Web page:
To provide causal consistency, MongoDB 3.6 enables causal consistency in client sessions. A causally consistent session denotes that the associated sequence of read operations with "majority" read concern and write operations with "majority" write concern have a causal relationship that is reflected by their ordering. Applications must ensure that only one thread at a time executes these operations in a client session.

For causally related operations:

  1. A client starts a client session.

    Important

    Client sessions only guarantee causal consistency for:

    • Read operations with "majority"; i.e. the return data has been acknowledged by a majority of the replica set members and is durable.
    • Write operations with "majority" write concern; i.e. the write operations that request acknowledgement that the operation has been applied to a majority of the replica set's voting members.

    For more information on causal consistency and various read and write concerns, see Causal Consistency and Read and Write Concerns.

  2. As the client issues a sequence of read with "majority" read concern and write operations (with "majority" write concern), the client includes the session information with each operation.
  3. For each read operation with "majority" read concern and write operation with "majority" write concern associated with the session, MongoDB returns the operation time and the cluster time, even if the operation errors. The client session keeps track of the operation time and the cluster time.

    Note

    MongoDB does not return the operation time and the cluster time for unacknowledged (w: 0) write operations. Unacknowledged writes do not imply any causal relationship.

    Although, MongoDB returns the operation time and the cluster time for read operations and acknowledged write operations in a client session, only the read operations with "majority" read concern and write operations with "majority" write concern can guarantee causal consistency. For details, see Causal Consistency and Read and Write Concerns.

  4. The associated client session tracks these two time fields.

    Note

    Operations can be causally consistent across different sessions. MongoDB drivers and the mongo shell provide the methods to advance the operation time and the cluster time for a client session. So, a client can advance the cluster time and the operation time of one client session to be consistent with the operations of another client session.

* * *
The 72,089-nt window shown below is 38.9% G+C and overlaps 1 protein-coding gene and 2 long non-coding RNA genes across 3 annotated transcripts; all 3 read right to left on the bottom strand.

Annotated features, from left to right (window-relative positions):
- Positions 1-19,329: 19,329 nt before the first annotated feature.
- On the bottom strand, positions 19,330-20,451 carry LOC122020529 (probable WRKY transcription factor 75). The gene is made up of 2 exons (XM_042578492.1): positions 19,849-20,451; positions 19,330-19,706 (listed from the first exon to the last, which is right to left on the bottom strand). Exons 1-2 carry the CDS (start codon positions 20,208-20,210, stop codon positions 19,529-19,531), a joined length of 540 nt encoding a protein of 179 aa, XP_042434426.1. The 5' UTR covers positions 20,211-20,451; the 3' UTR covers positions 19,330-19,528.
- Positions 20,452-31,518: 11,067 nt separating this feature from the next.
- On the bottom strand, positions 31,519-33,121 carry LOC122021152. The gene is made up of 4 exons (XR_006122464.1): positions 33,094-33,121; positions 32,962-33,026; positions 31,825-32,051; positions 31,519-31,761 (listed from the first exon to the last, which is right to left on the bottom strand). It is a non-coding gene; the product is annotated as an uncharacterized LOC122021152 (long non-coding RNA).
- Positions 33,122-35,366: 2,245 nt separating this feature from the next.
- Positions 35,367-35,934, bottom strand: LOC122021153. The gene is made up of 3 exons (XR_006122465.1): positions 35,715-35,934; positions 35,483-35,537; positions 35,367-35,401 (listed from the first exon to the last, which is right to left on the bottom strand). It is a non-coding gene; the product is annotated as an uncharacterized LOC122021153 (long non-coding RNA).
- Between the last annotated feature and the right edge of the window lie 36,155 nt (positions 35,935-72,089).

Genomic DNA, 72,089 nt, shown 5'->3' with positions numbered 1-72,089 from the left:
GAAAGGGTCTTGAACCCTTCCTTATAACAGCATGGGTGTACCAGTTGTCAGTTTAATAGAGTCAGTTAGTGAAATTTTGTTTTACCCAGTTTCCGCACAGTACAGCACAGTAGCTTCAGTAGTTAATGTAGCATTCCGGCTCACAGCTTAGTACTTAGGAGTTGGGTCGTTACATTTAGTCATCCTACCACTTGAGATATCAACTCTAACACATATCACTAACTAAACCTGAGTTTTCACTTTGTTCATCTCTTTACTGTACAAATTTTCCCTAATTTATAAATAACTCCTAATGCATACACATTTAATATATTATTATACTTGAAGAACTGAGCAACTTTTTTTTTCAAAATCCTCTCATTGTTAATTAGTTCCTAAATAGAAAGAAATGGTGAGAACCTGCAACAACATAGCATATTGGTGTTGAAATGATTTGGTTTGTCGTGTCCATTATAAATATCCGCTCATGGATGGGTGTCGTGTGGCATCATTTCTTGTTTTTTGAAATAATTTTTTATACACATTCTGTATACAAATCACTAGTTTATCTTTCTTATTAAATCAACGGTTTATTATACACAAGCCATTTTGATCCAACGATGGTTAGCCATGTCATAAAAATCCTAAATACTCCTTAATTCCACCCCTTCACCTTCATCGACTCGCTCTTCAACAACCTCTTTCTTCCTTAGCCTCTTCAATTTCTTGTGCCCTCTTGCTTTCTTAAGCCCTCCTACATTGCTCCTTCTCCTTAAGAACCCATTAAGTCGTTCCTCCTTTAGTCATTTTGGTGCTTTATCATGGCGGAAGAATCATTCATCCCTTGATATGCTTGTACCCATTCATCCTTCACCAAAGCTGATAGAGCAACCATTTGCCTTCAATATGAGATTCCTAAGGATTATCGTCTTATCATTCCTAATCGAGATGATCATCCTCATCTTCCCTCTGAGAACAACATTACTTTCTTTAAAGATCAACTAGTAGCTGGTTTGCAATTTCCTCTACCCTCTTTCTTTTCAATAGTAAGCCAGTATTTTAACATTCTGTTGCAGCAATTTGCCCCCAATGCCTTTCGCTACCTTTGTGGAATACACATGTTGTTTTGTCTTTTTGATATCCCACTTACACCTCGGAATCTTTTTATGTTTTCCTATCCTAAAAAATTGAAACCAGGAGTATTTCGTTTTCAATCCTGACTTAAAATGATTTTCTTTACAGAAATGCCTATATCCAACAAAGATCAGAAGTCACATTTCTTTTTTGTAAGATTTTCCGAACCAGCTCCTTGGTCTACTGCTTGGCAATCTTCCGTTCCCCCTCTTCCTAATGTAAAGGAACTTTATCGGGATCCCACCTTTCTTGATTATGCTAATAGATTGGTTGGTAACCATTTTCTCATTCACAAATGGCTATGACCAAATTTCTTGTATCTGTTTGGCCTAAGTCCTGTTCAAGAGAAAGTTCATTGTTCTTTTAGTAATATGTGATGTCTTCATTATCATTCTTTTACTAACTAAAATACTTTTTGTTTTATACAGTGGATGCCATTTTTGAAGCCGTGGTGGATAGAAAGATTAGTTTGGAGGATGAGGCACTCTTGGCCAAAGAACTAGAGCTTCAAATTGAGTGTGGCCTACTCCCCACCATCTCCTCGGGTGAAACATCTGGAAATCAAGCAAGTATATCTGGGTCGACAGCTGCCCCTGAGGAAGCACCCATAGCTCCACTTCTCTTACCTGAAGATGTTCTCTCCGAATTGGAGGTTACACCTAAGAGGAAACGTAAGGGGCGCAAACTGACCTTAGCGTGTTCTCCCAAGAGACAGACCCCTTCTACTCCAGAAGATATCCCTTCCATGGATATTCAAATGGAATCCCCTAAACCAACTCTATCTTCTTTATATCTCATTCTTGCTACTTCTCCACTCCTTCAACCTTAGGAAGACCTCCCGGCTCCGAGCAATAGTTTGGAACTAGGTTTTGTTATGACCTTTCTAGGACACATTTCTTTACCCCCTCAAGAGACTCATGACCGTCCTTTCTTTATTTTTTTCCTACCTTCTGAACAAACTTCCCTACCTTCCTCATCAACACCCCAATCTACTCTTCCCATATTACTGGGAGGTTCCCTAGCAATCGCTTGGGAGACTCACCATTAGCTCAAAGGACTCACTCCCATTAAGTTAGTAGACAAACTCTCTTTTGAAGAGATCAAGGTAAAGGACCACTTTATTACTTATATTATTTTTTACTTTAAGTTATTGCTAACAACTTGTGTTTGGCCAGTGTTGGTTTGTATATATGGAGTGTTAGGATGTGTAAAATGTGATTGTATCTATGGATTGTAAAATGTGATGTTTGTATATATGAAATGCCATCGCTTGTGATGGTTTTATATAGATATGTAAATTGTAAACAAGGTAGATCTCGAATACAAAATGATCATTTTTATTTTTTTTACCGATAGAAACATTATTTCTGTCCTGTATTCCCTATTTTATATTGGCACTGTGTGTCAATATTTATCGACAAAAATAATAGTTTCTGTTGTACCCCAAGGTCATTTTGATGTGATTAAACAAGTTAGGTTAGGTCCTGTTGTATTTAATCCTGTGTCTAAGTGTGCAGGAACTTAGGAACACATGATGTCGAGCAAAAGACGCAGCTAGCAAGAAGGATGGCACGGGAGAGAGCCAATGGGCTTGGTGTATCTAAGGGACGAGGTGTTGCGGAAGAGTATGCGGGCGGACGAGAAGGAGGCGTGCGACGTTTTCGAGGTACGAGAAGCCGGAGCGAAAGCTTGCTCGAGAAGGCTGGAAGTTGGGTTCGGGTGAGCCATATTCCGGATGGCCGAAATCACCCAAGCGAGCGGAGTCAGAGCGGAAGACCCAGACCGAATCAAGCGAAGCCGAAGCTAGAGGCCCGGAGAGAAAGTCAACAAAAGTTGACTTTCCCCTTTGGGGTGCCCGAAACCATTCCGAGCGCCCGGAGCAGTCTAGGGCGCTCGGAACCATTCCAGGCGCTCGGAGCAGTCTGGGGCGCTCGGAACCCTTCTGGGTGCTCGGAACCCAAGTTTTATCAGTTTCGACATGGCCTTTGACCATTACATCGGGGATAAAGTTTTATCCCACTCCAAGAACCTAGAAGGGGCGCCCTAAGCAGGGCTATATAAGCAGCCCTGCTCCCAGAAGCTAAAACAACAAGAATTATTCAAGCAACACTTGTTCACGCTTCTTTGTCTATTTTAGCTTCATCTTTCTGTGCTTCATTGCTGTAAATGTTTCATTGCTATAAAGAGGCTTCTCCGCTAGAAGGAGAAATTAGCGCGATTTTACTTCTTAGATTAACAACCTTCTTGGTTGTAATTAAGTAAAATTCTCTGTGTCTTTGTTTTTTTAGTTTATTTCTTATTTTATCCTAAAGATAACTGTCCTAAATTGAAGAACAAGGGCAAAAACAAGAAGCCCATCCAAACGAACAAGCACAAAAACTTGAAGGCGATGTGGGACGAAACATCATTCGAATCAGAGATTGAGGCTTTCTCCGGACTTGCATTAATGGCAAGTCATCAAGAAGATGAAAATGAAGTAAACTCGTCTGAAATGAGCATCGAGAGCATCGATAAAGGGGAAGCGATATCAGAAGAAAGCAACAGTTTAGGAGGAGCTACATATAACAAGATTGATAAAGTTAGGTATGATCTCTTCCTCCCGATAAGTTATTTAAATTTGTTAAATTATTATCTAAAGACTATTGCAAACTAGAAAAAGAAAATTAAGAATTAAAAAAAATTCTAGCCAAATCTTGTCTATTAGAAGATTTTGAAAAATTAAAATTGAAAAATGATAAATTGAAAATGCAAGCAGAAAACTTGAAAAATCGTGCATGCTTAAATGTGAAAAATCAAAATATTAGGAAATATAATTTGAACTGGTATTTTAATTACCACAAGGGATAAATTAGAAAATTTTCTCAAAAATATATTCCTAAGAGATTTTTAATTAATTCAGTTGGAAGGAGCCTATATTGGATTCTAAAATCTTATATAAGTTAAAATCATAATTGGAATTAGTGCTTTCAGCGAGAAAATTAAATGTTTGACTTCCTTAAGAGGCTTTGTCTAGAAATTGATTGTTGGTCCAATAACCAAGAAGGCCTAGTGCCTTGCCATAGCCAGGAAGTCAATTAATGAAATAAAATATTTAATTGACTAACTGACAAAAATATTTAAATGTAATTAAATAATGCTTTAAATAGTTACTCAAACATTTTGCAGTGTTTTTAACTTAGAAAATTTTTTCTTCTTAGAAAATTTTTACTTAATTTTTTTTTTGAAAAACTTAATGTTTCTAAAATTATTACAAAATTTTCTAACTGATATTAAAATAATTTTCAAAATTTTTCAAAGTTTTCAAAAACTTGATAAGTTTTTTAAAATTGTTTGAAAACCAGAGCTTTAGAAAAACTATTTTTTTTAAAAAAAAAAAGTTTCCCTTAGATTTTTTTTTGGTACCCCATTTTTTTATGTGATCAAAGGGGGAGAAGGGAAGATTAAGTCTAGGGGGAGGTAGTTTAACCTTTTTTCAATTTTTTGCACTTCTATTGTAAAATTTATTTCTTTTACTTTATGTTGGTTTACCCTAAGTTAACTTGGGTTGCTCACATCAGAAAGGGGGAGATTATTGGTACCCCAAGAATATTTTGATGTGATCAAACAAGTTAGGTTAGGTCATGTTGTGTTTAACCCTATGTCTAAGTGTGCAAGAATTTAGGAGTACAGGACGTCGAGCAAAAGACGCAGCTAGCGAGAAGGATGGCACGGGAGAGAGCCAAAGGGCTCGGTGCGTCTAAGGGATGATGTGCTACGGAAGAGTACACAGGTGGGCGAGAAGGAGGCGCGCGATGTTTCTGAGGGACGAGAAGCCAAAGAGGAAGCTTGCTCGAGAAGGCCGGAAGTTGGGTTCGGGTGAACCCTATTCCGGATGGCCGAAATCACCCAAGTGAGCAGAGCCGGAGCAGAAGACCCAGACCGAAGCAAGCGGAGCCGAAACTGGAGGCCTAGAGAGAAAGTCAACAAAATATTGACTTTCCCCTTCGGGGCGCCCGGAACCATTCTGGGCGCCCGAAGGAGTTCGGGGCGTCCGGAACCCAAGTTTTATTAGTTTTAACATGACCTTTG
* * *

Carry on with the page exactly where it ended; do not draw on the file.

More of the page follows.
The following table lists the causal consistency guarantees provided by causally consistent sessions for read operations with "majority" read concern and write operations with "majority" write concern.

Guarantees
Description
Read your writes
Read operations reflect the results of write operations that precede them.
Monotonic reads

Read operations do not return results that correspond to an earlier state of the data than a preceding read operation.

For example, if in a session:

  • write 1 precedes write 2,
  • read 1 precedes read 2, and
  • read 1 returns results that reflect write 2

then read 2 cannot return results of write 1.

Monotonic writes

Write operations that must precede other writes are executed before those other writes.

For example, if write 1 must precede write 2 in a session, the state of the data at the time of write 2 must reflect the state of the data post write 1. Other writes can interleave between write 1 and write write 2, but write 2 cannot occur before write 1.

Writes follow reads
Write operations that must occur after read operations are executed after those read operations. That is, the state of the data at the time of the write must incorporate the state of the data of the preceding read operations.

These guarantees hold across all members of the MongoDB deployment. For example, if, in a causally consistent session, you issue a write with "majority" write concern followed by a read that reads from a secondary (i.e. read preference secondary) with "majority" read concern, the read operation will reflect the state of the database after the write operation.

Operations within a causally consistent session are not isolated from operations outside the session. If a concurrent write operation interleaves between the session's write and read operations, the session's read operation may return results that reflect a write operation that occurred after the session's write operation.

Tip

Applications must ensure that only one thread at a time executes these operations in a client session.

Clients require MongoDB drivers updated for MongoDB 3.6 or later:

Java 3.6+

Python 3.6+

C 1.9+

C# 2.5+

Node 3.0+

Ruby 2.5+

Perl 2.0+

PHPC 1.4+

Scala 2.2+

Important

Causally consistent sessions can only guarantee causal consistency for reads with "majority" read concern and writes with "majority" write concern.

Consider a collection items that maintains the current and historical data for various items. Only the historical data has a non-null end date. If the sku value for an item changes, the document with the old sku value needs to be updated with the end date, after which the new document is inserted with the current sku value. The client can use a causally consistent session to ensure that the update occurs before the insert.


Use the Select your language drop-down menu in the upper-right to set the language of this example.


If another client needs to read all current sku values, you can advance the cluster time and the operation time to that of the other session to ensure that this client is causally consistent with the other session and read after the two writes:

The following operations that build in-memory structures are not causally consistent:

Operation
Notes
$collStats with latencyStats option.
Returns an error if the operation is associated with a causally consistent client session.
Starting in MongoDB 4.2
Returns an error if the operation is associated with a causally consistent client session.
Starting in MongoDB 4.2
Returns an error if the operation is associated with a causally consistent client session.
Returns an error if the operation is associated with a causally consistent client session.
Starting in MongoDB 4.2
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On this page

  • Isolation Guarantees
  • Monotonic Writes
  • Real Time Order
  • Causal Consistency